Preparing for client-lawyer meeting


By Elsie Oyoo

Aclient and their lawyer exchanged emails to arrange a meeting. Both thought that everything had been adequately planned. However, the client did not arrive at the lawyer’s offices on the date of the intended meeting. Neither did the lawyer turn up at the client’s offices. You can avoid such mishaps by preparing for your client-lawyer meeting, concentrating on the following key areas.

1. Establish whether the lawyer can act for you

When you hire a lawyer, their ability to represent you should not be compromised by the fact that they are in a conflict of interest situation. A conflict would occur, for instance, if the lawyer acts for another client in a related matter with opposing interests to yours. Whenever the lawyer discovers a conflict, he cannot continue to act for you. The lawyer conducts the conflict check once you provide them with basic information such as your personal and company details, and the name of the person you intend to litigate against or transact with.

2. Determine where to meet

The lawyer will usually invite you to their office boardroom for your first client-lawyer meeting. However, if you think that it is better to hold the meeting in your own boardroom because the majority of the attendants would find it easier to get there, or for other reasons, broach the subject with the lawyer in advance. Hotel lobbies, restaurants and golf courses may work as well but they may not adequately safeguard your confidentiality and can be distracting.

3. Confirm the cost

Please confirm whether your lawyer charges for the initial client lawyer meeting. A confirmation on email about fees always carries more weight than a verbal one.

4. Take copies of the relevant documentation

Gather all the documentation you have relevant to the matter. If you want to restructure your company, for instance, take with you copies of the certificate of incorporation, and the governing documents. If it is impossible to carry all that information with you, a clear action plan for forwarding the necessary information to the lawyer will do. Carrying copies of the documents early on helps to avoid any delays if you instruct the lawyer to proceed. Even if you do not retain the services of the lawyer, the documents will help the lawyer to give you an accurate fee quote.   

5. Determine the best team to attend the meeting

The things you discuss with lawyers are probably highly sensitive and known to only you and a few people in your company. Too, depending on the nature of the matter, more people may be involved at later stages. For the initial meeting, you may go with one or two other persons. Preferably, you should be able to delegate authority to these people to deal with the lawyer directly later on. The obvious choice would be your in-house legal counsel. In their absence, you should pick someone with knowledge of the matter such as the human resources manager for employment matters.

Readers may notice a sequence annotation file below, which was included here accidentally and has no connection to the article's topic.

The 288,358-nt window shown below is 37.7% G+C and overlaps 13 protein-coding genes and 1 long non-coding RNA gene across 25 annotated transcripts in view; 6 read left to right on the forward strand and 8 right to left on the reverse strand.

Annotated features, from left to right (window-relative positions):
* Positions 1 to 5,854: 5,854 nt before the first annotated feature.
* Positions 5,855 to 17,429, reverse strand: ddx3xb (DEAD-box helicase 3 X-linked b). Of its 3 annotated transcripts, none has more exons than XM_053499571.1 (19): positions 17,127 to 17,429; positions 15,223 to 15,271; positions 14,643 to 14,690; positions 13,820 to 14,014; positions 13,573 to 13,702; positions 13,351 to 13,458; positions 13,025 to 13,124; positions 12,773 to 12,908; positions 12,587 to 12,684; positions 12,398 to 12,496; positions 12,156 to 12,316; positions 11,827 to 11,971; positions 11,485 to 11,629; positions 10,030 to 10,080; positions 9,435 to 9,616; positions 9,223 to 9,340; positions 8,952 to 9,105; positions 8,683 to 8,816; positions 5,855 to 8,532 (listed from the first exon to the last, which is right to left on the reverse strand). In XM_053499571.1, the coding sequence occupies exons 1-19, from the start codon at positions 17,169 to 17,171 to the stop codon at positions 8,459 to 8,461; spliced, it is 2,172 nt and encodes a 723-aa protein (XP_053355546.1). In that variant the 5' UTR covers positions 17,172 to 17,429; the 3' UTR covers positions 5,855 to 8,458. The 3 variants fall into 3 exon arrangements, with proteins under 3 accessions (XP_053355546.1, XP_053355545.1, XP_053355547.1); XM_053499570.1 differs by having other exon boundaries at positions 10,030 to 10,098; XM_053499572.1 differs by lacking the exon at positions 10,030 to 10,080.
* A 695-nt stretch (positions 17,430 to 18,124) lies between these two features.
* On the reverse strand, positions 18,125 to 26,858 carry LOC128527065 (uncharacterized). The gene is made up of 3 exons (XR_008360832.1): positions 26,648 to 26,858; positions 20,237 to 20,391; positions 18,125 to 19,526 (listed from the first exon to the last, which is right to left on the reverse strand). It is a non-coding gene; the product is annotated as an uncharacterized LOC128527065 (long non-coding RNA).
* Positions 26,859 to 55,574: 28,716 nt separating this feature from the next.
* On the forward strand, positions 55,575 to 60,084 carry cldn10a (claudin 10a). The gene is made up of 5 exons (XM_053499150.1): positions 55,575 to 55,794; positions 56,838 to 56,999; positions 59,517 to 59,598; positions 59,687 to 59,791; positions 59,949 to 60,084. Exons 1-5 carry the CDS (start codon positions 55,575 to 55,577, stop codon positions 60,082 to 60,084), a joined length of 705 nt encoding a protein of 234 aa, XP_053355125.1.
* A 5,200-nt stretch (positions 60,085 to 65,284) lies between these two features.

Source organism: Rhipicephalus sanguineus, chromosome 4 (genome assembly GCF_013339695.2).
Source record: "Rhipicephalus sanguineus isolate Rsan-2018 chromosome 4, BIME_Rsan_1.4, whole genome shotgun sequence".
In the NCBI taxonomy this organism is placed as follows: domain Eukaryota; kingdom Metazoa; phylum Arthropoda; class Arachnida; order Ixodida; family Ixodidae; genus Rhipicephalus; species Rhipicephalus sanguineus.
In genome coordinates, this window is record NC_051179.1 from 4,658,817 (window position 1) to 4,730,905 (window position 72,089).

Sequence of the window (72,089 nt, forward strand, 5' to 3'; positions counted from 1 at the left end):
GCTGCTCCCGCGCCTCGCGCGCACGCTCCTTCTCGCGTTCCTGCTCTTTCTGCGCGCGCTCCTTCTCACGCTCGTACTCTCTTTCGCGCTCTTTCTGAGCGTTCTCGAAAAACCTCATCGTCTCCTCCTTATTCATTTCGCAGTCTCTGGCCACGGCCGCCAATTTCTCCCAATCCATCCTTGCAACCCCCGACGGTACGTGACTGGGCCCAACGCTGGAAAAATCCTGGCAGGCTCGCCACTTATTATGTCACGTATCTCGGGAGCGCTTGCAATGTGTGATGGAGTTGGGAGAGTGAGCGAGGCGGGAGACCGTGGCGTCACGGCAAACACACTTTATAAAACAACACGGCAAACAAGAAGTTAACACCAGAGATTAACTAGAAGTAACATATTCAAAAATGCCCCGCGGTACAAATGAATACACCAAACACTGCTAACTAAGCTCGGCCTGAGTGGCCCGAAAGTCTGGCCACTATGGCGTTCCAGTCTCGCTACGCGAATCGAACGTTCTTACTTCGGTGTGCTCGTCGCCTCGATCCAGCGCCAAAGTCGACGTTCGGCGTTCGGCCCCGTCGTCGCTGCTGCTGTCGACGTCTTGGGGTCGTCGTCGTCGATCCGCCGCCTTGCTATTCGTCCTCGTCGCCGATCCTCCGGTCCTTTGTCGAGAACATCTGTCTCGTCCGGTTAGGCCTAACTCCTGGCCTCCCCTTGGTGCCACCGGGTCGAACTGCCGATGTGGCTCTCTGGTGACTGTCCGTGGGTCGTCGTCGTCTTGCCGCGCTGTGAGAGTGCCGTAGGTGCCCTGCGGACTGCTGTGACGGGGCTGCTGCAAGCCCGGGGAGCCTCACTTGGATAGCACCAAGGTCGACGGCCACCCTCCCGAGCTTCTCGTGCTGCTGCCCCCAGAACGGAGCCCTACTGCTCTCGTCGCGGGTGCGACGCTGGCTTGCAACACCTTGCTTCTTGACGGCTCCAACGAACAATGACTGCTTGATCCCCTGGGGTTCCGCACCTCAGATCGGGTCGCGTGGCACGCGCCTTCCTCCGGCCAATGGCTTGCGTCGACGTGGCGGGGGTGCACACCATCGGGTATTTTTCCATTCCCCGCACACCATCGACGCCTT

6. Be on time

Always factor in at least 45 minutes extra for traffic snarl-ups. Highly successful lawyers have full diaries and some might request you to reschedule if you arrive more than 20 minutes late. Inasmuch as you are important to them, they have other equally important clients and briefs to attend to. Be on time.

7. State things as they are

Lawyers give advice based on the facts and the law. If they do not have the full picture of either of these, the legal advice will probably be incorrect. It’s the lawyer’s job to know the law but it’s yours to supply all the facts within your knowledge. Take comfort in the fact that the lawyer is obliged to keep any information you divulge strictly confidential unless you consent to its disclosure or the law requires it. 

8. Prepare a list of questions

This is your chance to get as much legal advice as you need to make an informed decision. Once the meeting closes, it may be awkward to pick up the phone to ask for clarifications you could have obtained while in the meeting. The best way to ensure you cover all bases is to come up with a list of all the possible questions you need answered.

9. Be attentive and Take notes

The client-lawyer meeting has specific outcomes. You would lose those outcomes if your attention were compromised. Taking notes aids in following the conversation and in monitoring the ground covered already. The notes need not be elaborate since good lawyers prepare and send to you a summary of discussions soon after the meeting.

10. Know the outcomes to expect from the meeting

Given the importance of the initial client-lawyer meeting, you should have a way to gauge whether it has fulfilled its purpose. At the end of the meeting, for example, the lawyer should have understood the legal issue and your desired objective, explained their role in the matter, given initial advice including on whether the benefits will justify the risk and expense, indicated general time frames within which the matter will be completed, and clarified how best they should communicate with you.

Writer is Deputy Company Secretary and head of Legal Affairs at The Jomo Kenyatta Foundation